Every once in awhile I run across a blog entry from Jason Salas, a code monkey apparently working in a broadcast environment. Sounds a little bit like hell, but interesting work to say the least.
Broadcast media is my roots. Even in sixth grade, I was fascinated by radio, and the air personalities that filled it at the time. (This was before hard-core automation and when ownership limits prevented Clear Channel and Infinity from owning everything.) I did some government access TV in high school, then in college made radio/TV my major, fortunately having the good sense my last three semesters to double in journalism as well. My senior year I got work at a commercial station in Mansfield, and shortly after graduation, managed to enter the Cleveland radio market. It was a hell of a ride.
But radio kicked my ass because the money was horrible and the decay of local radio was already in full swing. Having to obligate someone else's contract for sucking in the Arbitrons, I got shifted to a part-time gig and quit.
Six months later (and a term working at a CompUSA), I landed in another government access TV gig. It was perfect... know-it-all kid lands a job in a department that doesn't exist yet. Being the only person there, I was free to do everything I loved about TV, from the engineering and production, right up through air talent. I even got to build a little Web site. I spent nearly a half-million dollars before I left.
Fast forward to 1999, and the lure of the Internet and its money. I made a radical change and left broadcast behind to be a Webmaster at Penton Media, the company that would eventually own Internet World, among others. The Internet was really still kind of crude unless you had a lot of cash to throw around and hire real programmers. At that point in time I knew HTML, and a little Perl and ASP. Fortunately, working with an outside firm, I also got to know COM, SQL and application architecture.
You know how things went after that. Penton eventually was de-listed from the NYSE and the ensuing shit storm of business failures caused by a lack of common sense put me out on the street. .NET appeared in 2001 and that eventually led me to where I am now, contracting at ridiculous rates and writing an ASP.NET book. What a crazy ride.
But I still think about traditional media and its relationship with the Internet. When I went to Penton, it was essentially print media, and not totally outside of my expertise. I was able to thrive in my radio days because I “got it,” and that media savvy got me in the door at Penton. It turned my hobby Web sites into a business. But the question remains, how is the Internet different?
If you put the Cluetrain Manifesto clichés to rest (”markets are conversations” my ass... stop conversing and put out a fucking product), the thing that makes the Internet so different from traditional media is that your audience knows better than you do. The problem is that if you don't give them what they're looking for, they won't bother to tell you what it is they want. They might not even know, but they'll know it when they see it.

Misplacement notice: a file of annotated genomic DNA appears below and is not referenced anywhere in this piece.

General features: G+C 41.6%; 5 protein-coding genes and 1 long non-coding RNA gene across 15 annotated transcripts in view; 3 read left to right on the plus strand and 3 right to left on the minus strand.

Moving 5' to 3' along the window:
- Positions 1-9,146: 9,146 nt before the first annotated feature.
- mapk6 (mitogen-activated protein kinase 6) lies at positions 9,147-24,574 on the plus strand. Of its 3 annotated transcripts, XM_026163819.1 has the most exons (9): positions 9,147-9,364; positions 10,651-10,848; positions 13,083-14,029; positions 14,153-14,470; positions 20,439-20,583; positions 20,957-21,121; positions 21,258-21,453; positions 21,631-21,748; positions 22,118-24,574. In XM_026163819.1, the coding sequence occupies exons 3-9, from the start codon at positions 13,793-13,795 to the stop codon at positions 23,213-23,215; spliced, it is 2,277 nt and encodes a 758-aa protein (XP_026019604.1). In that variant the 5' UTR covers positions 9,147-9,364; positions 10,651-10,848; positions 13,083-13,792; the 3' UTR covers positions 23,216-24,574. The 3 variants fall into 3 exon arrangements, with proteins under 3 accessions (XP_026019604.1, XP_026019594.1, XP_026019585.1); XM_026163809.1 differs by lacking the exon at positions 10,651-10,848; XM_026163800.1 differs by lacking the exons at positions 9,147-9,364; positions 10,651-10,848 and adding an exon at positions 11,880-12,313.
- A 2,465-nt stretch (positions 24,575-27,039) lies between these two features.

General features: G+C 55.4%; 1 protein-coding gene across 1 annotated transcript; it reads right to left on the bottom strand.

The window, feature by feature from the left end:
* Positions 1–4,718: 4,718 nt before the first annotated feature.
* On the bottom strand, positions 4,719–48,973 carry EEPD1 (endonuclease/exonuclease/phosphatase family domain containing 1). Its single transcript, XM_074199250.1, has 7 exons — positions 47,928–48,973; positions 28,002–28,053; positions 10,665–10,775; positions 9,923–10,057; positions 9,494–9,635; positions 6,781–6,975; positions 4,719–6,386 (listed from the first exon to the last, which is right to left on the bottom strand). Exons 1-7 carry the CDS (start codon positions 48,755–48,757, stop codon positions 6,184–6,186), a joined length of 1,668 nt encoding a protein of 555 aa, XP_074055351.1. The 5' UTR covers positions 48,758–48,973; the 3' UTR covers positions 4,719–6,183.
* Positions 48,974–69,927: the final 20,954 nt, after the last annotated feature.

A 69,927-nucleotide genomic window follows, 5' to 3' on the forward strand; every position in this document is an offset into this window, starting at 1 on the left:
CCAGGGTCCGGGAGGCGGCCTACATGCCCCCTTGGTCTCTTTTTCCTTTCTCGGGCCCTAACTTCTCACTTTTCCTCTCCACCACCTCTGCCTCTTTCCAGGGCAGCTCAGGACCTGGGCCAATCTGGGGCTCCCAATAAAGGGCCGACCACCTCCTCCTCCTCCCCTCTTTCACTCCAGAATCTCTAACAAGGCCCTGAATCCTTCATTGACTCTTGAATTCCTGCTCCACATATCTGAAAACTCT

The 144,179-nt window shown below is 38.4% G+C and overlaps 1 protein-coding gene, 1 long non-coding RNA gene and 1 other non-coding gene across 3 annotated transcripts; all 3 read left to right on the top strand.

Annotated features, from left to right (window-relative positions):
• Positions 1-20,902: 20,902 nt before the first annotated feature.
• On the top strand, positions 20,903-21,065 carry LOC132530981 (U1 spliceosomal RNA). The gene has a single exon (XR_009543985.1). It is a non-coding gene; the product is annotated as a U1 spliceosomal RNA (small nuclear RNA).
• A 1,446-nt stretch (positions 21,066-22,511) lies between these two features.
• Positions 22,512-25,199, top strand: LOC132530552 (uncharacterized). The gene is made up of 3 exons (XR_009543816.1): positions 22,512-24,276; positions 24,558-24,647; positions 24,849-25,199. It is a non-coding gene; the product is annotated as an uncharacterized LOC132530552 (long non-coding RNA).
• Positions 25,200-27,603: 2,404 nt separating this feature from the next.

There are times when you can get lucky and mimic something else, of course. My inspiration for CoasterBuzz was to mimic VoodooExtreme, only instead of video game stuff, it would be roller coaster stuff. The premise was simple, and even back in 1998, it was what we now identify as a blog. Get news from your audience, post it as you go and let them comment on it. Turns out that's what my audience was looking for, and my site dominates that market.
Other times you come up with something people don't really need. CampusFish was supposed to be blogs and photos for dummies. Actually, it was more for me than anyone else, but I figured I'd open it up to see if anyone else was interested. A few people were, but it never really took off. What I've seen since launching that site is that the audience isn't that dumb, and much of the blogging audience can set something up themselves, even writing their own style sheets.
Programmers are the worst at identifying audience needs, which is ironic given that most I assume have had to deal with requirements at some point in their careers. Most programming sites suck, but a few have made good marks. There's so much fragmentation in the market that it's hard to find someone that really does it right and covers your specific interests and level of expertise.
Don't even get me started on Channel 9. I mean, the theory was pretty good, but the execution ended up being way too narcissistic and “look at me!” for my tastes. With all of the brilliance in Microsoft, you'd think they would've understood that the personalities, outside of Ballmer, aren't even remotely as interesting as the things they're doing. I'd add that those things are better communicated in text, not video.
So with all of this in mind, I'm trying to figure out what my next big idea is. Even with the media experience I have, my success has largely been dumb luck or right-place-right-time. It's time to be more deliberate. I'm done being interpretive and reactive.